Canadian soldiers from the Royal 22nd Regiment working with soldiers of the Afghan National Army (ANA). A new report says Canada's commitment to training Afghan soldiers and police threatens to worsen a shortage of the mid-level officers and senior non-coms needed for the Canadian Forces' own training programs. Photograph by: (JOHN D MCHUGH/AFP/Getty Images) - source canada.com
November 28, 2011 By Lee Berthiaume, Postmedia News
OTTAWA — Canada's new training mission in Afghanistan is putting the army's "long-term health" at risk because of the demands being placed on the force's small number of sergeants, captains and other mid-level leaders, a new defence department report indicates.
There are now 19,500 full-time soldiers in the Canadian army, 3,000 more than in 2004. The force shrank significantly through the 1990s and early 2000s because of deep budget cuts, but began expanding again with Canada's involvement in combat operations in Kandahar starting in 2005.
That growth, however, hasn't been without its own problems, says the departmental performance report, an annual, internally-produced publication that looks back at the department's work over the past year.
"While Regular Force expansion has resulted in the Army having the right number of personnel, they are not distributed through the necessary ranks," the report reads.
It goes on to note that the army is "heavy" in lower ranks like privates, corporals and lieutenants, but "light" when it comes to senior non-commissioned officers like sergeants as well as mid-level officers like captains and majors.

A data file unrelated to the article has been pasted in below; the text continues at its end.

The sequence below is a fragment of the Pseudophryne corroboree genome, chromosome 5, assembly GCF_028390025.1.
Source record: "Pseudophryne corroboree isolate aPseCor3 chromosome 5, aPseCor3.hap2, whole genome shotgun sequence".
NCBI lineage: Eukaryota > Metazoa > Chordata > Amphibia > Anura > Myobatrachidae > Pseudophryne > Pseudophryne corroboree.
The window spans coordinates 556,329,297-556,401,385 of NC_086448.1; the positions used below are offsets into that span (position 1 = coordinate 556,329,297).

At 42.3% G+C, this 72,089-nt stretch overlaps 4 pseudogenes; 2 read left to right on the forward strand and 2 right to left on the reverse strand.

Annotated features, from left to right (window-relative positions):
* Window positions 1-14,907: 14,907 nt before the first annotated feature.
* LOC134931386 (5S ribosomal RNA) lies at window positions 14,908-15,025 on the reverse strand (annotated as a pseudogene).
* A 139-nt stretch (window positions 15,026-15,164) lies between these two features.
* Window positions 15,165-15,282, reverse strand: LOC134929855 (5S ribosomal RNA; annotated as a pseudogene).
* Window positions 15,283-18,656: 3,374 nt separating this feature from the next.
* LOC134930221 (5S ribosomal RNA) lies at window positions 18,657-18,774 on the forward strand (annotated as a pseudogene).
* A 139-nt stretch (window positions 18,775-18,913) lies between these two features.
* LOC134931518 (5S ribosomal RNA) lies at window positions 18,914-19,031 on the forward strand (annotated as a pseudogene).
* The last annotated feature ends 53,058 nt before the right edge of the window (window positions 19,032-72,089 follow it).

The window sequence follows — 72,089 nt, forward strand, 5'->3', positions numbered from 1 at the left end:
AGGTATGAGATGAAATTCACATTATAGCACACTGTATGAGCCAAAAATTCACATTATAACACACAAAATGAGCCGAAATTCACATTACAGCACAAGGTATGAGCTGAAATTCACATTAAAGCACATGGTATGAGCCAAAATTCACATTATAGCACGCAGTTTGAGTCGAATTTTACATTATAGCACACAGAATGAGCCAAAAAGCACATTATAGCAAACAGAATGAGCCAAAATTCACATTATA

Chief of Defence Staff Gen. Walter Natynczyk recently highlighted the importance of trained NCOs and mid-level officers.
"I cannot go onto the street and hire a sergeant, hire a major, hire a colonel," he told the Commons' defence committee on Nov. 3. "If you want a sergeant with 10 years of experience, it takes 10 years."
According to the performance report, military officials had anticipated that the end of the combat mission in Kandahar this past July would free up much-needed sergeants, captains and majors for other tasks.
But the government has since committed Canada to helping train the Afghan National Army and Afghan National Police to ensure those two institutions are ready to take responsibility for the country's security by 2014.
The performance report says the Canadian military personnel who will be responsible for this task "are the same ranks which are (in) short (supply) in the army and are required in the training establishments (in Canada) where they preserve the long-term health of the army."
Instead, "the army has been drawing heavily on the militia to fill these gaps."
The militia is the army's name for its 16,000-strong reserve force.
The role of the reserves has come under scrutiny in recent months after a senior general, Andrew Leslie, noted recently that the number serving in the Canadian Forces has grown in recent years by 23 per cent, or more than 6,600, because regular force personnel were needed in Afghanistan.
This growth outpaced the regular force, with many of the so-called "weekend warriors" taking up full-time positions in headquarters and administrative positions. Leslie recommended slashing the number of full-time reservists to 4,500 as part of an effort to find $1 billion in defence department savings.
The Conservatives blasted past Liberal governments for overcommitting Canada's military, but University of Calgary defence expert Rob Huebert said the Harper government is in danger of doing the same thing.
The sergeants, captains and majors are the "heart and soul" of the army, he said, and their heavy commitment to Afghanistan is worrying for the army's long-term viability.
"Because it's always full capacity in Afghanistan instead of coming back to Canada to do the training," he said, "ultimately you end up eating your own young, so to speak."
Huebert said the report also highlights the dangers that are on the horizon as the defence department works to find billions in savings over the next few years.